ISACA sets students apart from the competition
How do job applicants stand out in today’s job market? Scoring an internship helps. Working alongside faculty in a significant research project adds points. A highly regarded certification brings a resume to the top of the pile. Those opportunities and more are available to students through ISACA.
How do job applicants stand out in today’s job market?
Scoring an internship helps. Working alongside faculty in a significant research project adds points. A highly regarded certification brings a resume to the top of the pile.
Those opportunities and more are available to students through ISACA.
ISACA, previously known as the Information Systems Audit and Control Association, is a worldwide association of information systems governance professionals. The association, which now goes only by the acronym, focuses on the development, adoption, and use of globally accepted, industry-leading knowledge and practices for information systems.
The Phoenix chapter of ISACA sponsors local educational seminars and workshops and holds regular chapter meetings, all to support and elevate the visibility of the information systems audit, control, and security profession in the Valley.
The chapter also works closely with W. P. Carey faculty and students and offers scholarship opportunities to ASU students.
The benefits of joining ISACA
Students can join ISACA for $25 — a worthy investment, says Christopher Sulla, W. P. Carey lecturer and faculty member.
Sulla, who is heading up efforts on the university’s side to foster a relationship with ISACA, says joining the organization and taking advantage of its offerings can differentiate students in the job market.
It’s a good way to build your brand," Sulla says. "Start networking with seasoned professionals, attend the events, then move into the certification work post-degree.
ISACA, which is celebrating its 50th anniversary this year, offers certification programs for a certified information systems auditor (CISA), a certified information security manager (CISM), certification in the governance of enterprise IT (CGEIT), and certification in risk and information systems control (CRISC).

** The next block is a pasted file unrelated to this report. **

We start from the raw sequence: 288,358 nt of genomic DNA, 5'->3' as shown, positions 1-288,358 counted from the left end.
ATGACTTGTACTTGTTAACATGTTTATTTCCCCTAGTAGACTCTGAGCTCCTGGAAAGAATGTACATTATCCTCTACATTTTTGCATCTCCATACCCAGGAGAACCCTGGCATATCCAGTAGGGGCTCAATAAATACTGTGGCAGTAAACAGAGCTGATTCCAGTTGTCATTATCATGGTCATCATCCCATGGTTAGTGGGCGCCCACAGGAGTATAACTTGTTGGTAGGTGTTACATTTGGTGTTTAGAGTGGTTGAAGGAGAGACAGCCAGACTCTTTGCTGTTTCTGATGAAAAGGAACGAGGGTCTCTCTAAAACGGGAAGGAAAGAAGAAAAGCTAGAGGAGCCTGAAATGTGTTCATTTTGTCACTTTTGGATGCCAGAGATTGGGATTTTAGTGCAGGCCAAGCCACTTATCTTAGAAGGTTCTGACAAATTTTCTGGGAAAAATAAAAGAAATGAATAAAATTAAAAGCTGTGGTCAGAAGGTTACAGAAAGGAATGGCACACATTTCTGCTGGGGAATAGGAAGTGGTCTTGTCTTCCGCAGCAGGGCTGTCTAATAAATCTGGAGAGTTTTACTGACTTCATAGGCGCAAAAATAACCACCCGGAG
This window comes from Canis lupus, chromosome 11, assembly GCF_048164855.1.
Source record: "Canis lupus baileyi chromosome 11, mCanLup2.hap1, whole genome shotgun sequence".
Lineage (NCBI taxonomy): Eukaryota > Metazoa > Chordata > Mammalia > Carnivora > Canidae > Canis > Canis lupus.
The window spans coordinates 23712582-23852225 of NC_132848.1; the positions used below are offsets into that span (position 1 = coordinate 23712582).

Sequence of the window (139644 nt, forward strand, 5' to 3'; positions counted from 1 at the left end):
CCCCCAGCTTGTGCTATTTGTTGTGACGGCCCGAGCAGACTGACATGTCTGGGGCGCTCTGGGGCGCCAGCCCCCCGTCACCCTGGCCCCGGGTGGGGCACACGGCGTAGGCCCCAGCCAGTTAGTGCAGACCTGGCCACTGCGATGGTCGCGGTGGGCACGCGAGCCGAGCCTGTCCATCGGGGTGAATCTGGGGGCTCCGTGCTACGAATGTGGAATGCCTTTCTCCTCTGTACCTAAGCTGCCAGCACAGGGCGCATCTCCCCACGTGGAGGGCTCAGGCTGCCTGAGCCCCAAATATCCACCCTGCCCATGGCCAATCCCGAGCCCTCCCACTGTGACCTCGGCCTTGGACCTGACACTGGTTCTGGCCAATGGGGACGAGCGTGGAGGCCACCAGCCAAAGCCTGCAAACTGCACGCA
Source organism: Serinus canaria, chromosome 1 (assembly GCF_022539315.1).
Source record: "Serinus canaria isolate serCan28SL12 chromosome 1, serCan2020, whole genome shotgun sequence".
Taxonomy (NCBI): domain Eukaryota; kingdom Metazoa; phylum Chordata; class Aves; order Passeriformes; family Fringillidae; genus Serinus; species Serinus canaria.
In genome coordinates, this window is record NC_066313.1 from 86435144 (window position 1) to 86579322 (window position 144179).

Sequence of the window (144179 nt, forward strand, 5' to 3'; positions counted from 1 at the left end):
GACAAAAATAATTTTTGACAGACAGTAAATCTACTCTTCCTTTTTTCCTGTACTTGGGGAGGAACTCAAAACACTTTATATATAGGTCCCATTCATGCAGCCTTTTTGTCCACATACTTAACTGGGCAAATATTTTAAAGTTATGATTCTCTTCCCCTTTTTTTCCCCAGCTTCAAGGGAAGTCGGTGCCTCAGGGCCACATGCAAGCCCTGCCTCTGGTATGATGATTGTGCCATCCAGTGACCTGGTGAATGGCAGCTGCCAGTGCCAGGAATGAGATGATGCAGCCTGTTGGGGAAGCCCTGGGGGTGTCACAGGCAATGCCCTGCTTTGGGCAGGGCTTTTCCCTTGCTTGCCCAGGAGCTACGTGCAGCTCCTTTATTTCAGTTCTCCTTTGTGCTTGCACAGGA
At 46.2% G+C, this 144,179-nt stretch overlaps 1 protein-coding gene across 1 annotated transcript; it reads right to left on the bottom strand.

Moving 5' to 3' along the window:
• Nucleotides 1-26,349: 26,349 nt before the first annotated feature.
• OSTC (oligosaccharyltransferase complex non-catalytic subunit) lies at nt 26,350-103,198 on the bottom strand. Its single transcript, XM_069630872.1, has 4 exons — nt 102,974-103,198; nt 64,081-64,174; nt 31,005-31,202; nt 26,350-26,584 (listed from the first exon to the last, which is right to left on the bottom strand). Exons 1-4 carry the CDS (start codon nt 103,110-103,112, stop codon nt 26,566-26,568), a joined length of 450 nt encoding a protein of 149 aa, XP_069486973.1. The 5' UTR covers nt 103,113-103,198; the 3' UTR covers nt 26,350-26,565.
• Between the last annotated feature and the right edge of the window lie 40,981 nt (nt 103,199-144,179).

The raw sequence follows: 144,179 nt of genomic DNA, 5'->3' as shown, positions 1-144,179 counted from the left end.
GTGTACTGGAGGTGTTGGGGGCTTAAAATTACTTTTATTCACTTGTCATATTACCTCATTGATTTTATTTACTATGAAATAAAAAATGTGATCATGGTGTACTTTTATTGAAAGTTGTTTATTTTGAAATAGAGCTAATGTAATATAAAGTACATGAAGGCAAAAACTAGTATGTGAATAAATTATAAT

These four certifications were listed in the 15 top-paying IT industry certifications for 2018 by Global Knowledge, an IT training company. The certification in the governance of enterprise IT topped the list with the credential holders earning an average of $121,363 per year.
Certifications offer tailored and targeted programs and carry some weight in the industry, Sulla says.
The organization also offers continuing education in cybersecurity and COBIT Framework, good options for new grads to complement their education and gain knowledge and a line item on their resume when they don’t have much experience yet.
“It’s one way for students to advance, tweak, or extend their knowledge or go a bit more vertical or more targeted in a specialty,” Sulla explains.
While the organization offers some entry-level certifications and workshops for new graduates, many seasoned IT professionals look to ISACA’s certifications to open doors and move around to different areas within the industry. Chester Qualls got his start in the tech industry in summer 1984 after graduating with a bachelor’s degree. The owner of the small advertising agency where he was working part-time had just bought a personal computer and asked Qualls to read the directions and put it together for him.
The rest was history.
Qualls started an IT consulting business and enjoyed its success for more than 30 years. During the economic crash in 2008, Qualls realized he needed more education to keep up with the ever-changing technology. He enrolled in W. P. Carey’s Master of Information Management program and graduated in 2016.
During the program, he was introduced to ISACA and immediately wanted to get involved. The organization’s events, certifications, and tools have helped him hone his craft while building a strong community. Qualls has continued his involvement with ISACA as a member, working specifically with the organization’s research and academic relations committees.